“Osbaldo (Aldrete-Davila) had told (Border Patrol agent) Rene Sanchez that his friends had told him they should put together a hunting party and go shoot some BP agents in revenge for them shooting Osbaldo,” reads a memo written by Christopher Sanchez, an investigator with the department’s Office of Inspector General. “Osbaldo advised Rene Sanchez that he told his friends he was not interested in going after the BP agents and getting in more trouble.”

Neither Rene Sanchez nor Christopher Sanchez could be reached for comment. Mike Friels, a spokesman for the U.S. Customs and Border Protection branch of the Department of Homeland Security, said he could not comment on the case, citing pending litigation.

BEHIND THE SCENES
In the same Homeland Security memo, Christopher Sanchez outlines how the investigation into Ramos and Compean was initiated.

On March 10, 2005, Christopher Sanchez received a telephone call from Border Patrol agent Rene Sanchez of Wilcox, Ariz., who told the agent about Aldrete-Davila’s encounter with Ramos and Compean.

According to the document, Rene Sanchez stated “that Osbaldo Aldrete-Davila’s mother, Marcadia Aldrete-Davila, contacted Rene Sanchez’s mother-in-law, Gregoria Toquinto, and advised her about the BP agents shooting Aldrete-Davila. Toquinto told her son-in-law, Rene Sanchez, of the incident, and he spoke to Osbaldo via a telephone call.”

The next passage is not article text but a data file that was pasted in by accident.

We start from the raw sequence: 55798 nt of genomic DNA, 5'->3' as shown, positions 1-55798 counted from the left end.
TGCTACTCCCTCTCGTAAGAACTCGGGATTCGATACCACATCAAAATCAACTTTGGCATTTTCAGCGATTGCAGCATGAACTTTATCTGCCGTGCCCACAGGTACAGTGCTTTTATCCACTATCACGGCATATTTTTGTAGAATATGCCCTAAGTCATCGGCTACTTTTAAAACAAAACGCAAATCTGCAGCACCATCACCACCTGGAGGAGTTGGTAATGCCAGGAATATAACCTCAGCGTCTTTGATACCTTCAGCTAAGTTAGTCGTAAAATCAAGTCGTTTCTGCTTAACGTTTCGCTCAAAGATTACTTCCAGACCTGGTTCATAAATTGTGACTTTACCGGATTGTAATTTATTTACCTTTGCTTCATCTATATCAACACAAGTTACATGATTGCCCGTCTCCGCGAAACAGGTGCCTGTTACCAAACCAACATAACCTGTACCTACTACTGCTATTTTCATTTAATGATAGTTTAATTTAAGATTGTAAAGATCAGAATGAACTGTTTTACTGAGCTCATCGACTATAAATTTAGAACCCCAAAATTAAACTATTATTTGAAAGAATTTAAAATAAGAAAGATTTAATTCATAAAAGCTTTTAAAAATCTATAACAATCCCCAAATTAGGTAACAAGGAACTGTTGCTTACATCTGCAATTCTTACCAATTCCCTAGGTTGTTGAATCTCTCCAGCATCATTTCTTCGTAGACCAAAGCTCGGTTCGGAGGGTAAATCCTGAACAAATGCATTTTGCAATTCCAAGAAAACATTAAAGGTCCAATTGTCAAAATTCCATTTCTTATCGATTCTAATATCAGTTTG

During the trial, the connection between Rene Sanchez and Aldrete-Davila confused the Ramos family, and “we questioned how an agent from Arizona would know or want to defend a drug smuggler from Mexico,” said Monica Ramos.

Kanof bristled when asked about the Rene Sanchez/Aldrete-Davila connection.

“It’s an unconscionable accusation that Sanchez is associated with a drug dealer,” she said. “Most BP agents who are Hispanic have family from Mexico. He was born in the U.S. and raised in Mexico and came back to do high school and later became an agent.”

The Ramoses also contend Aldrete-Davila’s story changed several times.

According to the memo, Aldrete-Davila told investigators the agents shot him in the buttocks when he was trying to enter the country illegally from Mexico. But according to Aldrete-Davila’s later testimony and that of the agents, he was shot after trying to evade the agents upon his re-entry into Mexico.